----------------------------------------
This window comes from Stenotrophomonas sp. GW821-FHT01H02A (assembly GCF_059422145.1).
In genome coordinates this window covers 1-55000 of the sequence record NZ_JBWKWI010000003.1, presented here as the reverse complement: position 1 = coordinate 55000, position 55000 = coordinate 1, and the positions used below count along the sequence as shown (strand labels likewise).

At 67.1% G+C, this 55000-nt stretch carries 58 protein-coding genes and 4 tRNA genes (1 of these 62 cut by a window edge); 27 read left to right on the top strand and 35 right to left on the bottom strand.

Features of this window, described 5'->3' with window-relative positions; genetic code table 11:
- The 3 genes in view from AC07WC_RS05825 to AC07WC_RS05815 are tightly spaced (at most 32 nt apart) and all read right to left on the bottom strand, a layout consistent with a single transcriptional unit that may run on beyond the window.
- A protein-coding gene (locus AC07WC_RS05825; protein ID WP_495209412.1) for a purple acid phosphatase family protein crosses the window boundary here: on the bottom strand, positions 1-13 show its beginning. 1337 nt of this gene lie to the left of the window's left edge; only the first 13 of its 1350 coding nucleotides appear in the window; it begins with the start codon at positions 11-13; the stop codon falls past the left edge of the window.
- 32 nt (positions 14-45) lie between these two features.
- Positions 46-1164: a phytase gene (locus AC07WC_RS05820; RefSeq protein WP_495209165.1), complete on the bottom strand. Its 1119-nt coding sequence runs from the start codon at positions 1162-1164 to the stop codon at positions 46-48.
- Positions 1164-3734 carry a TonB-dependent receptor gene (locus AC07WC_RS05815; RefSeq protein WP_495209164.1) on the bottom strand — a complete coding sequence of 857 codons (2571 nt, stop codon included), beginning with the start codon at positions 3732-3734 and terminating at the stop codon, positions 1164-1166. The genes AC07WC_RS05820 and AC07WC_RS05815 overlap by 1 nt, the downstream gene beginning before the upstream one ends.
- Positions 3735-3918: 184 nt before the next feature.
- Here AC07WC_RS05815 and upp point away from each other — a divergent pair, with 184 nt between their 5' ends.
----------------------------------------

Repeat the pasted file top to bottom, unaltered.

This window comes from Stenotrophomonas sp. GW821-FHT01H02A (assembly GCF_059422145.1).
In genome coordinates this window covers 1-55000 of the sequence record NZ_JBWKWI010000003.1, presented here as the reverse complement: position 1 = coordinate 55000, position 55000 = coordinate 1, and the positions used below count along the sequence as shown (strand labels likewise).

At 67.1% G+C, this 55000-nt stretch carries 58 protein-coding genes and 4 tRNA genes (1 of these 62 cut by a window edge); 27 read left to right on the top strand and 35 right to left on the bottom strand.

Features of this window, described 5'->3' with window-relative positions; genetic code table 11:
- The 3 genes in view from AC07WC_RS05825 to AC07WC_RS05815 are tightly spaced (at most 32 nt apart) and all read right to left on the bottom strand, a layout consistent with a single transcriptional unit that may run on beyond the window.
- A protein-coding gene (locus AC07WC_RS05825; protein ID WP_495209412.1) for a purple acid phosphatase family protein crosses the window boundary here: on the bottom strand, positions 1-13 show its beginning. 1337 nt of this gene lie to the left of the window's left edge; only the first 13 of its 1350 coding nucleotides appear in the window; it begins with the start codon at positions 11-13; the stop codon falls past the left edge of the window.
- 32 nt (positions 14-45) lie between these two features.
- Positions 46-1164: a phytase gene (locus AC07WC_RS05820; RefSeq protein WP_495209165.1), complete on the bottom strand. Its 1119-nt coding sequence runs from the start codon at positions 1162-1164 to the stop codon at positions 46-48.
- Positions 1164-3734 carry a TonB-dependent receptor gene (locus AC07WC_RS05815; RefSeq protein WP_495209164.1) on the bottom strand — a complete coding sequence of 857 codons (2571 nt, stop codon included), beginning with the start codon at positions 3732-3734 and terminating at the stop codon, positions 1164-1166. The genes AC07WC_RS05820 and AC07WC_RS05815 overlap by 1 nt, the downstream gene beginning before the upstream one ends.
- Positions 3735-3918: 184 nt before the next feature.
- Here AC07WC_RS05815 and upp point away from each other — a divergent pair, with 184 nt between their 5' ends.